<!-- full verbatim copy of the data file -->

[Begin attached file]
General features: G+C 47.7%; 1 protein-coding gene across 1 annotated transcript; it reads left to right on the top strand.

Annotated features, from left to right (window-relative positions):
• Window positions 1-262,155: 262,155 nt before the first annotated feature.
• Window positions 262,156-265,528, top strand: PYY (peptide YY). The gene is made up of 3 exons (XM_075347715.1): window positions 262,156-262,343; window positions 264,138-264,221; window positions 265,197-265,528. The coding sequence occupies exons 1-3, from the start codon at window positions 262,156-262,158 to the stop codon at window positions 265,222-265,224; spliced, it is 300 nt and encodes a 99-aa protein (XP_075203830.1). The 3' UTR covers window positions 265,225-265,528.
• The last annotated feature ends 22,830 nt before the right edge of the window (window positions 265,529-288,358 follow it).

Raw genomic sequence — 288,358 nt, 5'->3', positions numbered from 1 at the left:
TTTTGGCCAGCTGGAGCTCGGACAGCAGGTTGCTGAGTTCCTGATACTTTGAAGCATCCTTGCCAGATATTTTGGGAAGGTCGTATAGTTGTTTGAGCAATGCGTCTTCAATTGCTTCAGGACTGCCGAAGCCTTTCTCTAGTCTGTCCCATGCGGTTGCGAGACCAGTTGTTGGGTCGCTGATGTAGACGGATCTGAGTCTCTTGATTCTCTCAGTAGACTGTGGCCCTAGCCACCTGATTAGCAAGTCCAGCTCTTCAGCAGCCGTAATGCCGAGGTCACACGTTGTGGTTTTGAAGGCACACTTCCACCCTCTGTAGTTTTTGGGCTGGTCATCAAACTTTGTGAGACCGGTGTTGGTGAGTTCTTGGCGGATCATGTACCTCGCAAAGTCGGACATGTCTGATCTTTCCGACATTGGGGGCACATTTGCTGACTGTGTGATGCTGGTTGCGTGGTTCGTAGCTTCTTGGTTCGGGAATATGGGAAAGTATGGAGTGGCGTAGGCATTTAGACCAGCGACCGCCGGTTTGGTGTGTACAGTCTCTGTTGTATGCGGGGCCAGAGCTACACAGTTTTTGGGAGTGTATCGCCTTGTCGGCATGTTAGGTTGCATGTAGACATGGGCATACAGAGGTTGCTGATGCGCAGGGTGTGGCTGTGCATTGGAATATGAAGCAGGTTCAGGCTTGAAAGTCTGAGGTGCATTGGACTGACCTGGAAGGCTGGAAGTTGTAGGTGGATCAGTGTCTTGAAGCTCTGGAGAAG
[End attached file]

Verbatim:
General features: G+C 47.7%; 1 protein-coding gene across 1 annotated transcript; it reads left to right on the top strand.

Annotated features, from left to right (window-relative positions):
• Window positions 1-262,155: 262,155 nt before the first annotated feature.
• Window positions 262,156-265,528, top strand: PYY (peptide YY). The gene is made up of 3 exons (XM_075347715.1): window positions 262,156-262,343; window positions 264,138-264,221; window positions 265,197-265,528. The coding sequence occupies exons 1-3, from the start codon at window positions 262,156-262,158 to the stop codon at window positions 265,222-265,224; spliced, it is 300 nt and encodes a 99-aa protein (XP_075203830.1). The 3' UTR covers window positions 265,225-265,528.
• The last annotated feature ends 22,830 nt before the right edge of the window (window positions 265,529-288,358 follow it).

Raw genomic sequence — 288,358 nt, 5'->3', positions numbered from 1 at the left:
TTTTGGCCAGCTGGAGCTCGGACAGCAGGTTGCTGAGTTCCTGATACTTTGAAGCATCCTTGCCAGATATTTTGGGAAGGTCGTATAGTTGTTTGAGCAATGCGTCTTCAATTGCTTCAGGACTGCCGAAGCCTTTCTCTAGTCTGTCCCATGCGGTTGCGAGACCAGTTGTTGGGTCGCTGATGTAGACGGATCTGAGTCTCTTGATTCTCTCAGTAGACTGTGGCCCTAGCCACCTGATTAGCAAGTCCAGCTCTTCAGCAGCCGTAATGCCGAGGTCACACGTTGTGGTTTTGAAGGCACACTTCCACCCTCTGTAGTTTTTGGGCTGGTCATCAAACTTTGTGAGACCGGTGTTGGTGAGTTCTTGGCGGATCATGTACCTCGCAAAGTCGGACATGTCTGATCTTTCCGACATTGGGGGCACATTTGCTGACTGTGTGATGCTGGTTGCGTGGTTCGTAGCTTCTTGGTTCGGGAATATGGGAAAGTATGGAGTGGCGTAGGCATTTAGACCAGCGACCGCCGGTTTGGTGTGTACAGTCTCTGTTGTATGCGGGGCCAGAGCTACACAGTTTTTGGGAGTGTATCGCCTTGTCGGCATGTTAGGTTGCATGTAGACATGGGCATACAGAGGTTGCTGATGCGCAGGGTGTGGCTGTGCATTGGAATATGAAGCAGGTTCAGGCTTGAAAGTCTGAGGTGCATTGGACTGACCTGGAAGGCTGGAAGTTGTAGGTGGATCAGTGTCTTGAAGCTCTGGAGAAG